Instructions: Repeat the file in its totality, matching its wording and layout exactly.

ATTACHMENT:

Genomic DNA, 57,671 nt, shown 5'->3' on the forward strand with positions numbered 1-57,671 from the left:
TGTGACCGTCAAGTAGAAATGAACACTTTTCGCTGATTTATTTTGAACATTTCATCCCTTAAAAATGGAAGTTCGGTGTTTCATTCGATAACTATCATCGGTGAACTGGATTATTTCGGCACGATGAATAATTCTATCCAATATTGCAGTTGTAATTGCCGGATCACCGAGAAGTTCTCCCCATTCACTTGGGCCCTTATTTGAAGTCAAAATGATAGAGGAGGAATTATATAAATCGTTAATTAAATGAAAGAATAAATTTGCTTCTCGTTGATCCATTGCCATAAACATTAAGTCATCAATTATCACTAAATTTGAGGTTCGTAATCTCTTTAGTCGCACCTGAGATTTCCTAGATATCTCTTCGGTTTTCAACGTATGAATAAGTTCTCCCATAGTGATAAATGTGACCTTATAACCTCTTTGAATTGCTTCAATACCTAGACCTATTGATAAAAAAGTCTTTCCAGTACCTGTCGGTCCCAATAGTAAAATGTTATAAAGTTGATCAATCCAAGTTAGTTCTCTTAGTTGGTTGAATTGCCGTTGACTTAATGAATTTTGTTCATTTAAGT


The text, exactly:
Genomic DNA, 57,671 nt, shown 5'->3' on the forward strand with positions numbered 1-57,671 from the left:
TGTGACCGTCAAGTAGAAATGAACACTTTTCGCTGATTTATTTTGAACATTTCATCCCTTAAAAATGGAAGTTCGGTGTTTCATTCGATAACTATCATCGGTGAACTGGATTATTTCGGCACGATGAATAATTCTATCCAATATTGCAGTTGTAATTGCCGGATCACCGAGAAGTTCTCCCCATTCACTTGGGCCCTTATTTGAAGTCAAAATGATAGAGGAGGAATTATATAAATCGTTAATTAAATGAAAGAATAAATTTGCTTCTCGTTGATCCATTGCCATAAACATTAAGTCATCAATTATCACTAAATTTGAGGTTCGTAATCTCTTTAGTCGCACCTGAGATTTCCTAGATATCTCTTCGGTTTTCAACGTATGAATAAGTTCTCCCATAGTGATAAATGTGACCTTATAACCTCTTTGAATTGCTTCAATACCTAGACCTATTGATAAAAAAGTCTTTCCAGTACCTGTCGGTCCCAATAGTAAAATGTTATAAAGTTGATCAATCCAAGTTAGTTCTCTTAGTTGGTTGAATTGCCGTTGACTTAATGAATTTTGTTCATTTAAGT